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Anyone have instructions on making mini wedding cakes?

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Missy0483

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I keep seeing these online and I LOVE them, but I can''t find any instructions...only websites where you can buy them but they''re pretty expensive! I want to make them myself! I attached a picture of what I''m talking about. Has anyone DIY these mini cakes?

Mini%20Cake%20with%20purple1.JPG
 

Hudson_Hawk

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They're expensive because they're a lot of work and time consuming. I've seen some cake shows on tv and it looks like they make one large cake (multi-layered sheet cake) and then cut out the smaller "cakes" with a cookie cutter. they then apply a crumb coat (a thin layer of butter cream frosting) and chill it. Then they apply more frosting and fondant. If you don't like the look of fondant, you could probably just use butter cream, but it wouldn't have the ultra smooth "designer" look. You could also make a chocolate ganache (melted chocolate and cream that's provides a thin but ultra smooth and glossy finish to the cake) to frost them with.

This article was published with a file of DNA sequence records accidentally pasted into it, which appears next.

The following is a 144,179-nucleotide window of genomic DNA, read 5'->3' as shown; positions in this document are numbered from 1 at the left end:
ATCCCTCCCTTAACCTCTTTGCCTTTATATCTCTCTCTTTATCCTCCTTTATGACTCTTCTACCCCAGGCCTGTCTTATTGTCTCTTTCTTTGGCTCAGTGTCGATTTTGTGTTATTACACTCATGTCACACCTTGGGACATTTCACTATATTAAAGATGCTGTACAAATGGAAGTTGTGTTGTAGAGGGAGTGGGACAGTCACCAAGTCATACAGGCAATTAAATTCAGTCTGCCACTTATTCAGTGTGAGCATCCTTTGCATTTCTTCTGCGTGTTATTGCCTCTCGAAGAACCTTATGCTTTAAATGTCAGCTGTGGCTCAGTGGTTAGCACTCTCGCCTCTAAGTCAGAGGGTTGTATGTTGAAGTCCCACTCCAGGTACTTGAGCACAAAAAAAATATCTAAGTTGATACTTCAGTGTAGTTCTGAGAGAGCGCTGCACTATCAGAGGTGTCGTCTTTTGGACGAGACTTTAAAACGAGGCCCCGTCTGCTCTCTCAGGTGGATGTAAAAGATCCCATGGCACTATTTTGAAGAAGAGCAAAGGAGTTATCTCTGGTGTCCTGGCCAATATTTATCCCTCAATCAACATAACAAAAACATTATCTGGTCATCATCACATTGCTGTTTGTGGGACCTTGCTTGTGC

Maybe you could try a test run at home with a small cake to assess how long it will actually take you to make them?
 

Hudson_Hawk

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Also, I''m not sure where you''d get the fondant. You might have to order it online and it''s heavy, so expect a lot of shipping costs. If there''s a bakery supply store near you they should carry it, but some places like this won''t sell to consumers. Sorry to be a debbie downer. I think the concept is cool though!